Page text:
Messoa CCTV Dome Cameras(22)
MESSOA Analogue 1080P solutions along with a full range of cameras and DVRs, adopting analogue HD technology and featuring Full-HD video signal transmission via coax which is no latency, real-time, reliable, long-distance, cost-effective, and compatible with the existing CCTV system. Comparing with analogue D1 and HD-SDI, analogue HD performs longer transmission of up to 500M, and sends multi-signals via one coaxial cable, as well as delivering video with high resolution, image quality, and anti-interference ability. MESSOA’s new analogue 1080P series include Vari-focal IR indoor and outdoor dome, HID126 and HOD186, Fixed Eyeball Dome and Mini Bullet, HED110 and HCR170, vari-focal IR Bullet, HCR176, and 4 CH, 8 CH, 16 CH DVR, DVR104, DVR108, DVR116. The cameras come with CVBS outputs compatible with analogue D1 DVR, as well as the DVRs being compatible to analogue 1080P, 720P, and D1 cameras, which enable CCTV system upgrade without pains. Features Real-time and reliable system performance Long-distance transmission up to 500m Cost-effective and compatible system upgrade Remote management via web, CMS, and mobile app with DDNS complimentaryAdd to Compare
1/4 inch, Colour / Monochrome, 560 TVL resolution, 0.0004 lux, 0.1 ~ 90 o/ sec pan speed, Indoor/Outdoor, Digital (DSP), 0.1 ~ 45 o/ sec tilt speed, 24 V DC, 4.1 ~ 73.8, Back Light Compensation, Auto Gain Control, White Balance, 1/4 ~ 1/10,000 s, 50, Internal/Linelock, NTSC, Built-in IR LED, 1Vpp composite output, 75 ohm, x18, RS485, 46 W, 217 x 324, 3,800, -30 ~ +50 C (-22 ~ +122 F), 20 ~ 80, IP67Add to Compare
1/3 inch, Colour / Monochrome, 600 TVL resolution, 0.2 lux, Indoor, Digital (DSP), 12 V DC, 2.8 mm, Auto Gain Control, White Balance, 1/60 ~ 1/100,000 s, 50, Internal, NTSC, 1Vpp composite output 75 ohm, 1.5 W, 107 x 64, 300, -10 ~ +50 C (14 ~ 122 F), 0 ~ 90Add to Compare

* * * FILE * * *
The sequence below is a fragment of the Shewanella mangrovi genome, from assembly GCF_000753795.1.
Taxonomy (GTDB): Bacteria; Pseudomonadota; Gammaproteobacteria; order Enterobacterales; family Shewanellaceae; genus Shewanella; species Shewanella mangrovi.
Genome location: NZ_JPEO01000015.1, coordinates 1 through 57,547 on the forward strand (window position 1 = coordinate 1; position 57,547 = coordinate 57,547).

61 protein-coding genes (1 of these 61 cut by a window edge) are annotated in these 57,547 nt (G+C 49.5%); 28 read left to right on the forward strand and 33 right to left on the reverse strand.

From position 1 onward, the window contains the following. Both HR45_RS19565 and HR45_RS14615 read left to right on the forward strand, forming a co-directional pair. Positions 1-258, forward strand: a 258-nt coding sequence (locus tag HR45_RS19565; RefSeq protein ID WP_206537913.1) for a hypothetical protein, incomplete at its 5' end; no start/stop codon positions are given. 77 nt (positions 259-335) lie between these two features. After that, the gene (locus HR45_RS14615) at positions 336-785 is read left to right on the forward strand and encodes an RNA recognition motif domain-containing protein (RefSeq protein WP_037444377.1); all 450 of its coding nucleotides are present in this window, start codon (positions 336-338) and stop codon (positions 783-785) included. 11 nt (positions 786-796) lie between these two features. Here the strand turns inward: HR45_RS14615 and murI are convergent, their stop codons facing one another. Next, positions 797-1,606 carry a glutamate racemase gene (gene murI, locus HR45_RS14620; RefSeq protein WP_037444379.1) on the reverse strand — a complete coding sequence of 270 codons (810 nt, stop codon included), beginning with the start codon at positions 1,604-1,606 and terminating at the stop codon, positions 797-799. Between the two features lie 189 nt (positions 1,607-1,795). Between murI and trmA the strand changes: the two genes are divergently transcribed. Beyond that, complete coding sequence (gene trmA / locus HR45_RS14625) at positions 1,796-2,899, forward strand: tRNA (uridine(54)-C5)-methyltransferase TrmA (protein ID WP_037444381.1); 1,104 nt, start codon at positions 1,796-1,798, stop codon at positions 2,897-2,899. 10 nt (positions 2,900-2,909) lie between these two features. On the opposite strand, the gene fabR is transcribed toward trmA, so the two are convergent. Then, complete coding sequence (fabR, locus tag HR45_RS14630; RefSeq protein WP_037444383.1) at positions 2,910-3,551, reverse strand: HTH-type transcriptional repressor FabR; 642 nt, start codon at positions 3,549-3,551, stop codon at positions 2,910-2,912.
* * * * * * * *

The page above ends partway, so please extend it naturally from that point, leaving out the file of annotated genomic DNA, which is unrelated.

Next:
1/3 inch, Colour / Monochrome, 700 TVL resolution, 0 lux, Digital (DSP), 12 V DC, 2.8 ~ 10.5 mm, Back Light Compensation, Auto Gain Control, White Balance, 1/60 s, Internal/Linelock, NTSC, Built-in IR LED, 1Vpp composite output, 75ohm, 5 W, 112 x 97, 400, -10 ~ +50 C (14 ~ 122 F), 0 ~ 90Add to Compare
1/3 inch, Colour / Monochrome, 700 TVL resolution, 0.01 lux, Digital (DSP), 12 V DC, 2.8 ~ 10.5 mm, Back Light Compensation, Auto Gain Control, White Balance, 1/60 s, 50, Internal/Linelock, NTSC, 1Vpp composite output, 75 ohm, 2.5 W, 112 x 97, 300, -10 ~ +50 C (14 ~ 122 F), 0 ~ 90Add to Compare
1/3 inch, Colour / Monochrome, 700 TVL resolution, 0.45 lux, Digital (DSP), 12 V DC, 3.7 ~ 12 mm, Back Light Compensation, Auto Gain Control, White Balance, 1/60 s, 50, Internal/Linelock, NTSC, 1Vpp composite output, 75 ohm, 2.5 W, 131 x 132 x 112, 750, -10 ~ +50 C (14 ~ 122 F), 0 ~ 90, IP66Add to Compare
1/3 inch, Colour / Monochrome, 700 TVL resolution, 0 lux, Indoor/Outdoor, Digital (DSP), 12 V DC, 3.3 ~ 12 mm, Back Light Compensation, Auto Gain Control, White Balance, 1/60 s, 50, Internal/Linelock, NTSC, Built-in IR LED, 1Vpp composite output, 75ohm, 5 W, 131 x 132 x 112, 750, -10 ~ +50 C (14 ~ 122 F), 0 ~ 90, IP66Add to Compare
1/4 inch, Colour / Monochrome, 560 TVL resolution, 0.0003 lux, 0.1 ~ 90 o/ sec pan speed, Indoor/Outdoor, Digital (DSP), 0.1 ~ 45 o/ sec tilt speed, 24 V DC, 3.5 ~ 98, Back Light Compensation, Auto Gain Control, White Balance, 1/4 to 1/10,000 s, 50, Internal/Linelock, NTSC, Built-in IR LED, 1Vpp composite output, 75 ohm, x28, RS485, 46 W, 217 X 324, 3,800, -30 ~ +50 C (-22 ~ +122 F), 20 ~ 80, IP67Add to Compare